appeared and told them: "Your mission has been successful. You have
performed the well-being of the Mother. The English reign has been
established. You give up the war and enmity-mood. There is no more enemy.
The Englishman is our ally King. Moreover, none possesses such power who
can win the war with the Englishmen ultimately."5 Thus the great
leader of Hindu rebellion was finally able to convince Santans about the
historic utility of the British Raj for the resurrection of the Hindu
kingdom and many of them went to Himalayas renouncing this world.
Anandmath, which heralded the Hindu nationalist movement, is full of such
The Congress, which under Jawaharlal Nehru's leadership wanted an
all-inclusive nationalism with special stress on Hindu-Muslim unity,
responded positively to these objections. The Congress Working Committee (CWC)
after long deliberations at Wardha and Bombay appointed a committee
consisting of Jawaharlal Nehru (president of the Congress), MK Gandhi,
Abul Kalam Azad and Subhashchander Bose in its Calcutta meeting (Oct
26-November 1, 1937).
This high profile committee on Vande Mataram issued a historic statement
on October 28, 1937 with the aim to resolve the controversy. The statement
made it clear at the outset that the first two stanzas of the song had no
religious allusions and only these were commonly sung even in Bengal. It
went on to observe that "the use of the first two stanzas of the song
[which] spread to other provinces and a certain national significance
began to attach to them. The rest of the song was very seldom used and is
even now known by few persons. These two stanzas described in tender
language the beauty of the motherland and the abundance of her gifts.
There was absolutely nothing in them to which objection could be taken
from the religious or any other point of view."6
The CWC went on to emphasize that "the other stanzas of the song are
little known and hardly ever sung. They contain certain allusions and a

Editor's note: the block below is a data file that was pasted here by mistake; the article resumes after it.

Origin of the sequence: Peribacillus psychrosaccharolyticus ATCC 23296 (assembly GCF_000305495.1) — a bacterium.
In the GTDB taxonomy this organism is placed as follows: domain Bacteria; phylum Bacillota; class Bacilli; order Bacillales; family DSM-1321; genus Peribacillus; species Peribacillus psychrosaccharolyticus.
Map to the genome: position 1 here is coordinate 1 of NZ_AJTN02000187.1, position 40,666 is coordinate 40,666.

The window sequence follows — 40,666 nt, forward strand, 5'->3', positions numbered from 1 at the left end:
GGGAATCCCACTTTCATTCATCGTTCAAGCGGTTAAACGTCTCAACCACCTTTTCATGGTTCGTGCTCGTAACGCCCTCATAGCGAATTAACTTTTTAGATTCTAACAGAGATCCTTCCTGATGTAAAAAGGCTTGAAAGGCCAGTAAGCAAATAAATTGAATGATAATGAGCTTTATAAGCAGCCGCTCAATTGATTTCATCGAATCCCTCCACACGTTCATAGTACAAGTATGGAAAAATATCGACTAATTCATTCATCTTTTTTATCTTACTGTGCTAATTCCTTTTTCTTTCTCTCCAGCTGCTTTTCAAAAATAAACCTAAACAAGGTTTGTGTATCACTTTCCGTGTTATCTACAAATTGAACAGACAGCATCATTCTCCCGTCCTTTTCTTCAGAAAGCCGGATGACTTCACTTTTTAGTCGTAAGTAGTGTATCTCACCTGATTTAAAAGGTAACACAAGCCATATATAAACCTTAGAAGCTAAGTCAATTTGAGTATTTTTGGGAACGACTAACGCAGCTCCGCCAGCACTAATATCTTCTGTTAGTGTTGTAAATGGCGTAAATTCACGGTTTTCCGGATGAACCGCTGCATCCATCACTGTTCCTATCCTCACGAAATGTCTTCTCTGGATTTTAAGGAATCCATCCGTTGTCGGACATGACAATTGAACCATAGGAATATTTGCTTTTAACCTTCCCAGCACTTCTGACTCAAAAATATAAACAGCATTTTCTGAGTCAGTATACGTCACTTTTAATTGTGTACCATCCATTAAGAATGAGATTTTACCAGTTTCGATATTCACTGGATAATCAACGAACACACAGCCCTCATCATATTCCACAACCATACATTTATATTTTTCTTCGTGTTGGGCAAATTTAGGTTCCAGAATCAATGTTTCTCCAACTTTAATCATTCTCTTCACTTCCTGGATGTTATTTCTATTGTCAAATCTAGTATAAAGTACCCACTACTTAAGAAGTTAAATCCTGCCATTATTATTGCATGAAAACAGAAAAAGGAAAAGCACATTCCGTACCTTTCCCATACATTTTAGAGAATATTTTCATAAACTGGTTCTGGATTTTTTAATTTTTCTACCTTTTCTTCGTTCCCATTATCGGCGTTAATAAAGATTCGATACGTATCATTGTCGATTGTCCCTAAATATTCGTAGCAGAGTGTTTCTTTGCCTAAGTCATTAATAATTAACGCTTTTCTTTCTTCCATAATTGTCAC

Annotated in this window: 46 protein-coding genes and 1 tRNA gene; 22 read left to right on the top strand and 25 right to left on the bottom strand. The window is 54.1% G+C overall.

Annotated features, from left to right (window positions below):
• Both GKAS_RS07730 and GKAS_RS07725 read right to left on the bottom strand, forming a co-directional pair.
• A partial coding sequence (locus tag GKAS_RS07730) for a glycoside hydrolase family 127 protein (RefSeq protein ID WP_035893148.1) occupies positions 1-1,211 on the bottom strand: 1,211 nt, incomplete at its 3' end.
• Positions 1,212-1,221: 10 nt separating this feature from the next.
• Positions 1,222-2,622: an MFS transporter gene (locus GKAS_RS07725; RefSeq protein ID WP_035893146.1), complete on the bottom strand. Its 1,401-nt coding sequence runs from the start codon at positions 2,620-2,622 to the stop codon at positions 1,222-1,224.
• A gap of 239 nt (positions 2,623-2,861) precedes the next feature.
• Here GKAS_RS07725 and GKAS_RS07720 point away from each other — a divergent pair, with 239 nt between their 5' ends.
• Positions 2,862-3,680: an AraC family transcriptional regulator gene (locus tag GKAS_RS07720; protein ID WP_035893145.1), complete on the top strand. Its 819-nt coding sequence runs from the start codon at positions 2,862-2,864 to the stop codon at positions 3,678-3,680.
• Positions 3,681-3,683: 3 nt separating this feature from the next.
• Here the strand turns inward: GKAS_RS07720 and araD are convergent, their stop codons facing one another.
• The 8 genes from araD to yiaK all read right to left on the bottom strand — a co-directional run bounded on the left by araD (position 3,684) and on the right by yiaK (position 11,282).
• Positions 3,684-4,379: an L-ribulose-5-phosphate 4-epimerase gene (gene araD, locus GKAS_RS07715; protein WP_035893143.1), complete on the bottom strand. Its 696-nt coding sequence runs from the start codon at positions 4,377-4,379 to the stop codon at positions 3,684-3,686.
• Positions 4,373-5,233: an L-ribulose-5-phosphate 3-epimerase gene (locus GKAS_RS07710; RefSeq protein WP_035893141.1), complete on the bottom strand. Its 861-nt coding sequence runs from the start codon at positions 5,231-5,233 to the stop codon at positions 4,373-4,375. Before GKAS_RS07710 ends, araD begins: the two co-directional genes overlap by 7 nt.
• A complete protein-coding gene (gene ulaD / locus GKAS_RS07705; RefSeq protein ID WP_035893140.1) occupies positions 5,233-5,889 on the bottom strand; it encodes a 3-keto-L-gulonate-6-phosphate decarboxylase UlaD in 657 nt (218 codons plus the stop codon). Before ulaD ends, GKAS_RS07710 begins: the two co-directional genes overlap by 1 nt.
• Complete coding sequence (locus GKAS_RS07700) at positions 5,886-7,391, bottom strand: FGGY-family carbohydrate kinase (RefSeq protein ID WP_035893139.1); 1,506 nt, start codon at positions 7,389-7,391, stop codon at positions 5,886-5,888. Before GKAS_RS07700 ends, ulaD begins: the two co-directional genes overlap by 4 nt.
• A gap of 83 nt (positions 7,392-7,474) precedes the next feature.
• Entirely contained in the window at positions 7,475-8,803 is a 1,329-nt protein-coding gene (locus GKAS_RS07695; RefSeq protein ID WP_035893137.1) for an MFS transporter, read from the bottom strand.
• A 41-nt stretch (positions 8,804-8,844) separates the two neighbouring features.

religious ideology which may not be in keeping with the ideology of other
religious groups in India. The Committee while recognizing the validity of
objections raised by Muslim friends to certain parts of the song...
recommend that “wherever the Bande Matraram is sung at national
gatherings only the first two stanzas should be sung, with perfect freedom
to the organizers to sing any other song of an unobjectionable character,
in addition to, or in the place of, the Bande Matraram song."7
With this judgment the controversy should have been over. But it didn't.
It seems ironical that the present-day champions of Vande Mataram did not
figure anywhere in the struggle against the British. They cannot name a
single martyr for freedom, and their slogans for Hindu Rashtra only helped
the British masters’ divide-and-rule policy and supplemented the
services of persons like Jinnah. The propping up of an old controversy
thus seems to be only for playing the same old game of dividing the Indian
people. The truth of the matter is that Vande Mataram is just another move
in the dangerous game the fundamentalists are involved in: confusing and
above article was published in the 1-15 May 2004 print edition of MG; send
me the print edition
1. Cited in P. Thankappan Nair, Indian National Songs and Symbols,
Firma, Calcutta, 1987, p. 32.
2.Cited in Bhabatosh Chatterjee (ed.), Bankimchandra Chatterjee: Essays in
Perspective, Sahitya Akademi, Delhi, 1994, p. 601.
3. Cited in P. Thankappan Nair, p. 38.
4. Arabinda Das, Abbey of Delight (English translation of Bankimchander
Chatterjee's Anandmath in Bengali), Bandna Das, Kolkata, 2000, pp.
5. Ibid, pp. 191-194.
6. AICC Papers on microfilms, Accession No. 8612 [Roll No. 51], Nehru
Memorial Museum and Library, New Delhi, pp. 0852-0854.